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Sinn Féín demands movement on status of Irish Language within EU

27 March, 2004

Speaking as the Sinn Féin Slogadh debated the issue of the status of the Irish Language within the EU, Sinn Féin MLA Bairbre de Brún has said that the issue will be an important one in the fortcoming election.

Ms de Brún said:

The European Union has eleven official working languages. Irish is not one of them. From May of this year, when the accession states become members of the EU, an additional nine languages will be recognised as official working languages. Again Irish will not be included.

EU Commission President Romano Prodi and the Commissioners-designate, last week launched the official EU website in the languages of the new member states on the 16th March 2004. Sinn Féin wants to welcome the new accession states to the EU on May 1st 2004, and the fact that all of the accession states will be able to access the official EU website EUROPA, in their own language, must be viewed as a progressive step. However, once again the Irish language has been overlooked by both the EU and the Irish Presidency.

At present Irish has what is referred to as treaty status, meaning that copies of treaties, such as Nice, are translated. In addition any correspondence with the EU in Irish will be responded to in Irish. However, legislation and law are not provided in Irish.

When Ireland joined the Common Market, a mistake resulted in Irish being left off the original list of working languages. This has been admitted by a senior civil servant involved in the negotiations at the time. Now is the time to put that right. As new countries are applying to have their languages included this year, now is the perfect time for the Irish government to request the inclusion of Irish in this list.

Attaining official working status is a relatively straightforward matter, requiring only acceptance by the Council of Ministers. Neither the governments nor the peoples of the other states are opposed to the Irish language having such status. The question is, therefore, who is opposed to the Irish government putting this before the Council of Europe?

The 1997 the Fianna Fail/Progressive Democrat Programme for Government stated that "the Government supports the campaign for official status for the Irish language in the EU"

After the election of 2002 they said, "we will in future use the report of Coimisiún na Gaeltachta 2002 as a policy basis", Recommendation 3 of that Commission's report reads as follows: "that status as an official working language in the European Union be achieved".

Irish government action is the missing link.

Minister ó Cuív has said that he didn‚t designate Irish for the European Charter for Regional or Minority Languages because Irish is not a minority language but a national language. I can well understand this stance. Yet now we are told that the Irish government can‚t obtain official working status for the Irish language at the EU because it is not the language of the government or Dáil. What status does the Irish language have according to the Irish government? Does it have any status at all?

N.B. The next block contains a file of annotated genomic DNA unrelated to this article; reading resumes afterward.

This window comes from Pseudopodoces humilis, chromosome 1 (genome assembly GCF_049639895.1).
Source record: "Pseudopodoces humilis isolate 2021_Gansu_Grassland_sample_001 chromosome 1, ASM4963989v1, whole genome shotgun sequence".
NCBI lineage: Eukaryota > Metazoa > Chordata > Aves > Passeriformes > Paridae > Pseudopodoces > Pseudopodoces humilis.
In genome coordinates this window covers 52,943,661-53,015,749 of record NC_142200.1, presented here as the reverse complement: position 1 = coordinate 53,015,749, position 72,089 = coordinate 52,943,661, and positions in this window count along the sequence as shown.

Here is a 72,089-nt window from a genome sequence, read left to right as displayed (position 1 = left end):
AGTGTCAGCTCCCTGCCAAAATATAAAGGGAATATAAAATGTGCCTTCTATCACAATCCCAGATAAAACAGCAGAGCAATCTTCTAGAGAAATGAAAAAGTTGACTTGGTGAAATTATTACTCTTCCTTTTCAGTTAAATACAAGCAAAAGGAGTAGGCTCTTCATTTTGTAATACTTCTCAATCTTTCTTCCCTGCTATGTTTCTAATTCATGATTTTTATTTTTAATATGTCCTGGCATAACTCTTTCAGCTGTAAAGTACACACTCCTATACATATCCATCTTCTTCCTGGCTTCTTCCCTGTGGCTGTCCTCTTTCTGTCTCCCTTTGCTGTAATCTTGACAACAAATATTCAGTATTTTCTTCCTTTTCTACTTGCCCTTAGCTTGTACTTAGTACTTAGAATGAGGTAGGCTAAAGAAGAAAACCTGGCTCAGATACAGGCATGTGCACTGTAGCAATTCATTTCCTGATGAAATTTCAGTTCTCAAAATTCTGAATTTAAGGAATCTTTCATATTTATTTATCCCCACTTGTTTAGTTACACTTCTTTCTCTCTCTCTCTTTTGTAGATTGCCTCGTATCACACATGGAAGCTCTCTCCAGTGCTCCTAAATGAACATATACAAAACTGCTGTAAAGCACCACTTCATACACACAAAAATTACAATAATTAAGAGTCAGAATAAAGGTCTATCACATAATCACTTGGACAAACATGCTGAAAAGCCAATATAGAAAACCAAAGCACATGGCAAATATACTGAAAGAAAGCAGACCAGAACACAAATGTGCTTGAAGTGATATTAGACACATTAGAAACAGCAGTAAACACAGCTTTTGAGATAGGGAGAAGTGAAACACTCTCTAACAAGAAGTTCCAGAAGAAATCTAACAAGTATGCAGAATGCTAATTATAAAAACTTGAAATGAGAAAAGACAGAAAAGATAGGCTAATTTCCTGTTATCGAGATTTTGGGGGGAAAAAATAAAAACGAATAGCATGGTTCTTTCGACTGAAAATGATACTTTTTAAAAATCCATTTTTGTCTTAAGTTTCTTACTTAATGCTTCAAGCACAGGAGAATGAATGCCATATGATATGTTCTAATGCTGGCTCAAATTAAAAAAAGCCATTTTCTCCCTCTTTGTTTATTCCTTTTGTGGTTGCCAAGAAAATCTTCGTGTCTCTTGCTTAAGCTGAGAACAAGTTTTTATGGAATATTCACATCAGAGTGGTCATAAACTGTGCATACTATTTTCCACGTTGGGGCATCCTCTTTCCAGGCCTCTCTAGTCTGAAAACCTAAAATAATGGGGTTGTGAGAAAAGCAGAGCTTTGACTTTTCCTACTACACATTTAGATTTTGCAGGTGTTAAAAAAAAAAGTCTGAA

Some critics have argued that providing additional translation would be a waste of money which could be used more effectively in other ways. Yet these same people raised no objection to this money being spent on translation into eleven or even twenty other languages. Only when Irish was mooted did they begin to ask questions about the cost. When one considers the low level of budget increase involved, a more appropriate question would be whether the rights and entitlements of Irish speakers can be denied on such spurious grounds.

Granting official working status will give Irish speakers equality with their other European counterparts and help the overall development and growth of the language. It will also substantially assist the full recognition of Irish in the Six Counties, where it continues to experience

significant levels of governmental and statutory resistance. A positive response by the Taoiseach on this issue would help convince nationalists in the north that at least the Irish government is serious about the commitments given in the Good Friday Agreement to promote the Irish language, and will make British government or unionist resistance all the more difficult. International recognition would have a huge impact on the status of Irish language speakers and learners.

The Stádas campaign, which is calling for the Irish government to take the necessary steps to secure recognition, is growing more popular by the day. All those involved in the campaign need to be commended for their great work. It is time for the Taoiseach, Bertie Ahern, to request the inclusion of Irish in the list of official EU working languages. No other obstacle exists. The time to act is now." ENDS

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